I recently heard about a video entitled 'How to be autistic' that won an art prize. The video is very moving to people who are moved by that sort of thing, and this young artist has really put herself out there, so if it's your sort of thing, or if you're just curious, as I was, you can support her by watching on YouTube.

The video is, unfortunately, entirely negative with a lot of content about being bullied, excluded, anxious and depressed. The only positive part of the message is to do with surviving these experiences. This is sadly common for autistic people, but I don't believe it is an inevitable or inseparable aspect of being autistic. The video in question could as easily have been about being gay, depressed, or an ethnic minority, with no changes to the content. Being mistreated, and suffering from mental health problems as a result, are neither universal nor specific (applying to all or only) to autism. Therefore, I don't think they are a helpful portrayal of 'how to be autistic'.

Here's another take...

How to be autistic: My family's way

(Letters indicate which family members it applies to.)

  • Make silly noises all the time. (R)

  • Don't jump on bandwagons. Think through your own opinions rather than following the crowd. (R,M,L)

  • Know everything. (L,T)

My bookcase (incomplete)Photo: My bookcase. T was visibly awed when I told him nearly all of them are 'information books'.

  • Spread glitter and minute paper cranes wherever you go. (R)

  • Think a lot. (L,M,R,T)

  • Love Christmas. (L,R,T)

imagePhoto: R,T (and A) at Christmas time.

  • Have all the friends you want. (L,R,T)

  • Master what you take on. (L,M,R,T)

  • Love babies. (L,M)

M with baby TPhoto: M holding newborn T.

  • Be conscientious. (T)

  • Speak lots of languages. (M)

  • Be colourful. Wear rainbows and dye your hair blue. (R)

T with rainbow umbrellaPhoto: T holding a rainbow umbrella, but really R is the rainbow lover with interesting hair colours.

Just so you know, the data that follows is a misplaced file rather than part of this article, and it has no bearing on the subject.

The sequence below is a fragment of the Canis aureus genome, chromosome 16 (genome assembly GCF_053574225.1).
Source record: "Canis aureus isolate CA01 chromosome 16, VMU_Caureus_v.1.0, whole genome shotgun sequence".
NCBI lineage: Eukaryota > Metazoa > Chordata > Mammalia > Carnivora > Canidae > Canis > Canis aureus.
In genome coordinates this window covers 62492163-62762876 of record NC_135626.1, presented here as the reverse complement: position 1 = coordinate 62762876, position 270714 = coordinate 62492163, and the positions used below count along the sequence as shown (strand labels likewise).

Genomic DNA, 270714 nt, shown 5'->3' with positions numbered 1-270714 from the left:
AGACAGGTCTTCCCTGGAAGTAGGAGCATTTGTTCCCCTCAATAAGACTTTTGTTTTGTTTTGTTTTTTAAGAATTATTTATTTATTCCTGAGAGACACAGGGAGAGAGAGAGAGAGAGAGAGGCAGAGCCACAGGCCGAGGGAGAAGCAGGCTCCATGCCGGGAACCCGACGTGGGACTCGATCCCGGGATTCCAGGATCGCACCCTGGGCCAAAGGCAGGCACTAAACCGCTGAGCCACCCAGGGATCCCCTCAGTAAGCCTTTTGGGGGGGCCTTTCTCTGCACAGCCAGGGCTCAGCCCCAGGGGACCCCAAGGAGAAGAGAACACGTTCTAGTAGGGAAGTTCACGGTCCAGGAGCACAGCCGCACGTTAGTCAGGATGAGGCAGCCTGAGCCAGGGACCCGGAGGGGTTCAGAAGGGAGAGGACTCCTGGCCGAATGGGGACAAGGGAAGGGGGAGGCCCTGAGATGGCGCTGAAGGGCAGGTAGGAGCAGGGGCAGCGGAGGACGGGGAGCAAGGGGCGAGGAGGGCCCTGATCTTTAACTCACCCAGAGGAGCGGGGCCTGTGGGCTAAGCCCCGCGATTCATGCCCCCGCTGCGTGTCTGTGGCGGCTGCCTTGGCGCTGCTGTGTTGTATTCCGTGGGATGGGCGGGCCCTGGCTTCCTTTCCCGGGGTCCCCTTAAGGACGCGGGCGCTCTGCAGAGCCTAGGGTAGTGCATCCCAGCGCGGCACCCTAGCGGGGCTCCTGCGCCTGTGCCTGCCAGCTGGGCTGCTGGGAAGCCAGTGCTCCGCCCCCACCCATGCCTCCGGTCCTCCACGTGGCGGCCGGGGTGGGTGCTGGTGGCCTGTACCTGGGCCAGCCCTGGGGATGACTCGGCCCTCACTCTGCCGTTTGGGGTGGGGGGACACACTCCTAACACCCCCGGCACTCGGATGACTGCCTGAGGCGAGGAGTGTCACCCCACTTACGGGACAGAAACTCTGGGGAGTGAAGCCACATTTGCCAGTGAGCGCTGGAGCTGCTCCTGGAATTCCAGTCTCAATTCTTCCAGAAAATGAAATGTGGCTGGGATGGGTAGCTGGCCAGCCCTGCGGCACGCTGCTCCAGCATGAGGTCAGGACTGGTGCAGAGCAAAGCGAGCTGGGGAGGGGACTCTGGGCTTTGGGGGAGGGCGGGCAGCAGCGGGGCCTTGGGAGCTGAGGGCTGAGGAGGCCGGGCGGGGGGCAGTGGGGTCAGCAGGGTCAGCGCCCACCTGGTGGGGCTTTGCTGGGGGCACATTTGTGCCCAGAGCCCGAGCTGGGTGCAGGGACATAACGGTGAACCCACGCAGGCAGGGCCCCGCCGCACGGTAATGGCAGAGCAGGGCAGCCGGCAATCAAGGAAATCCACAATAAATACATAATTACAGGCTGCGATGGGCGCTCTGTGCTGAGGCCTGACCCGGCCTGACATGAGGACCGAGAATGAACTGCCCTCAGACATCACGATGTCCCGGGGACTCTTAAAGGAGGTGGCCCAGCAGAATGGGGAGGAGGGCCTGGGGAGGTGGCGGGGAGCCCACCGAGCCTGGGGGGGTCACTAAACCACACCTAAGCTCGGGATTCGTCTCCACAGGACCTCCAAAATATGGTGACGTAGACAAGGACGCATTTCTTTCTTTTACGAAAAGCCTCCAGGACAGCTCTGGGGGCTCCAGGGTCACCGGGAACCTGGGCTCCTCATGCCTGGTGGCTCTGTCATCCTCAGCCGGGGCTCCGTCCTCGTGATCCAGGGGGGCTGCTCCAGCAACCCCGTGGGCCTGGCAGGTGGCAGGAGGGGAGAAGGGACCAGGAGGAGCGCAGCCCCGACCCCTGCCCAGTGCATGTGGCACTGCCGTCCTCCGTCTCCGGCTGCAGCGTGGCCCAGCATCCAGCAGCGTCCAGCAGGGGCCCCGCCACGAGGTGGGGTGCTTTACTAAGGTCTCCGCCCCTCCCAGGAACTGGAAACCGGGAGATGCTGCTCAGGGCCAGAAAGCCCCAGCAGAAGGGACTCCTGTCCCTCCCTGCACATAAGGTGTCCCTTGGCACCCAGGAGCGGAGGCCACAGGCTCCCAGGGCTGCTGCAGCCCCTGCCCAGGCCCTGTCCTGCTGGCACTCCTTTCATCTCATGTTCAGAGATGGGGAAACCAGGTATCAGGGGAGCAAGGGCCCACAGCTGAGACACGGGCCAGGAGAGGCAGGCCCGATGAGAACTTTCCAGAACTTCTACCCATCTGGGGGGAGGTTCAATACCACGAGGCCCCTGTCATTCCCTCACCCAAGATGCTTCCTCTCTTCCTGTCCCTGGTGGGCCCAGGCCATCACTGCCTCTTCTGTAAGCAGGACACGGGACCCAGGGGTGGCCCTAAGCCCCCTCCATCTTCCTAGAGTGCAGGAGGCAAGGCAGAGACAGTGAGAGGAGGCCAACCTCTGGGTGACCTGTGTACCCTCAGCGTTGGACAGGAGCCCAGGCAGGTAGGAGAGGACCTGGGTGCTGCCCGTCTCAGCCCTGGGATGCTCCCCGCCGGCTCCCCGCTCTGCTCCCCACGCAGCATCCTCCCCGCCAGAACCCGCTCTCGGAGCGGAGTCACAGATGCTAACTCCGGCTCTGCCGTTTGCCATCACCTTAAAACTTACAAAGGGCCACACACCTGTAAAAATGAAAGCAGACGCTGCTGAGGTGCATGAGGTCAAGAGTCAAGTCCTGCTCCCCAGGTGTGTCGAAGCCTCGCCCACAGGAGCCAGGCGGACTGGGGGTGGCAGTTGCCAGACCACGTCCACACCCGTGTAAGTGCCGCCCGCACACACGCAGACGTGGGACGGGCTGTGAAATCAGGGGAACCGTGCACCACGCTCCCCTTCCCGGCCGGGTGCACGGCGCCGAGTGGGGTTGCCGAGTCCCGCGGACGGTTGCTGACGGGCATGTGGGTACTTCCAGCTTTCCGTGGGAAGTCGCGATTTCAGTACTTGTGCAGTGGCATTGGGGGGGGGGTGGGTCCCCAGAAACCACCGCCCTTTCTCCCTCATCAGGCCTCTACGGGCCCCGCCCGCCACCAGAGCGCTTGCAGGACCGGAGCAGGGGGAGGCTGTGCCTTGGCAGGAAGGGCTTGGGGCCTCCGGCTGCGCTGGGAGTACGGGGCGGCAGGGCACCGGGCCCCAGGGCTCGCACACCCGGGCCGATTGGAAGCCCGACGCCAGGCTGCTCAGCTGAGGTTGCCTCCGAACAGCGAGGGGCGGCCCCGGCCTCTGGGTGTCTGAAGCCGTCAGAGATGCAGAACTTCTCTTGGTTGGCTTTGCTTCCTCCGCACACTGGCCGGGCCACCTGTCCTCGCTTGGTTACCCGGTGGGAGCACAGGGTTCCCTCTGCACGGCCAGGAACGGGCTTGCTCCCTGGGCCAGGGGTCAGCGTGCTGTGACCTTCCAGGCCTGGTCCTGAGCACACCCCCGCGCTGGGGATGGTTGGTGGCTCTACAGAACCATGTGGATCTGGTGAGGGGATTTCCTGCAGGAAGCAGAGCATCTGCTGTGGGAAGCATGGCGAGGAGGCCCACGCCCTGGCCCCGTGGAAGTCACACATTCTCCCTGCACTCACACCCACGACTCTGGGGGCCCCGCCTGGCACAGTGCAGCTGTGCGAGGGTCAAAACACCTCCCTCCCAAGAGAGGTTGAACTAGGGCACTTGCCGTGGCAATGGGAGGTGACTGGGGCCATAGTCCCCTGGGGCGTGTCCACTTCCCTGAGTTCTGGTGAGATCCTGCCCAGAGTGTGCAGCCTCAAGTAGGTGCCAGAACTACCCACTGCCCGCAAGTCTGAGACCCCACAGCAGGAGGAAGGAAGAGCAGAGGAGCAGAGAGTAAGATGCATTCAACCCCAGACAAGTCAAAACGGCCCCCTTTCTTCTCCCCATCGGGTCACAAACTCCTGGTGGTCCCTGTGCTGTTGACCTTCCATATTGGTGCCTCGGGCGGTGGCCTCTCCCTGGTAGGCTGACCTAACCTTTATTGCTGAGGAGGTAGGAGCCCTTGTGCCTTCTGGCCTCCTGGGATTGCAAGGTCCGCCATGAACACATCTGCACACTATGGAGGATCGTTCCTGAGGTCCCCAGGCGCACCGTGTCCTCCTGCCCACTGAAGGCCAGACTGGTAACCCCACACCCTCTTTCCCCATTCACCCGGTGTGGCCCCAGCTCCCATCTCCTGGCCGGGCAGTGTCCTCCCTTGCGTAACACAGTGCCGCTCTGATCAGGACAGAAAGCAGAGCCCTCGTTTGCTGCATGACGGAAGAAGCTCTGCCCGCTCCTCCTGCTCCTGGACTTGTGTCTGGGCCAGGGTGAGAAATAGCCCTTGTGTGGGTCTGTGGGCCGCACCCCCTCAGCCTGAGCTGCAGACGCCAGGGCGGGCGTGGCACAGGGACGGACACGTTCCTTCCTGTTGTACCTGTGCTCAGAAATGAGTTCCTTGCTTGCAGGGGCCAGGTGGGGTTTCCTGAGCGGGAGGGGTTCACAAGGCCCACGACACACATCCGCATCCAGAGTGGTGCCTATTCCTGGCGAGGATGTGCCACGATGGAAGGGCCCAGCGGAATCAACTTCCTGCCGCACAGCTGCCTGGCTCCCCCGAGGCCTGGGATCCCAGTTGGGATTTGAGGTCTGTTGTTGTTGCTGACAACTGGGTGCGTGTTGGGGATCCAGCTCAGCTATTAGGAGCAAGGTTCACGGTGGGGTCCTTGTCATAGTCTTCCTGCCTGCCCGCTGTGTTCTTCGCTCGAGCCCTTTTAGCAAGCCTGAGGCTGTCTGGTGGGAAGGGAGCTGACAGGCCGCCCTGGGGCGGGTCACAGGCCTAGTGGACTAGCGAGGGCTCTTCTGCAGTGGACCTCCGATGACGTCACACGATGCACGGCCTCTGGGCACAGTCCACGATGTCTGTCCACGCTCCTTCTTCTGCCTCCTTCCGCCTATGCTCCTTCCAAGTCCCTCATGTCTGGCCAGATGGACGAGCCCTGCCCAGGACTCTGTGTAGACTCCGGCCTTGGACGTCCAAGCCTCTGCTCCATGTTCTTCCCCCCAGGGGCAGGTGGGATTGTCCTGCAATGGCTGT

• Draw until your arm hurts. (R)

  • See beyond social hierarchies and categories, treating everyone equally and socialise with whoever you want, regardless of age, gender or social standing. (L,M,R)

  • Be patient. (M,T)

T, waiting for sheep racing to begin.Photo: T waiting for the sheep races to begin. We called him 'The World's Most Patient Three Year Old'.

  • Have strong opinions, but be willing to change in the face of compelling evidence. (L,M,R)

  • Be objective about your own mind. (L,M,R)

  • Focus. (L,M,R,T)

T star
Photo: Two-year-old T being a star with every ounce of his being.

  • Sing! (L,M,R,T)

  • Argue with people three times your age... and win. (R)

  • Strive to understand how things work. (L,T)

Video: T working out how the gate latch works. He did this many more times than shown in the clip.

  • Have a great understanding and appreciation of the rules. (T)

  • Don’t change yourself for others. (M,R,T)

  • Dance! (R)

Video: R literally 'dancing' on the streets of London.

  • Have passions, rather than mere interests. (L,M,R,T)

  • Be happy on your own. (L,M,T)

  • Be content with your life. (L,R,T)

Of course this is no more balanced a view than the video, nor more universal or specific to autism. They are, nonetheless, completely true experiences of being autistic people. I'm not usually one to wave the 'positive about autism' flag, but I guess today it's my turn.

Neurodiversity symbol

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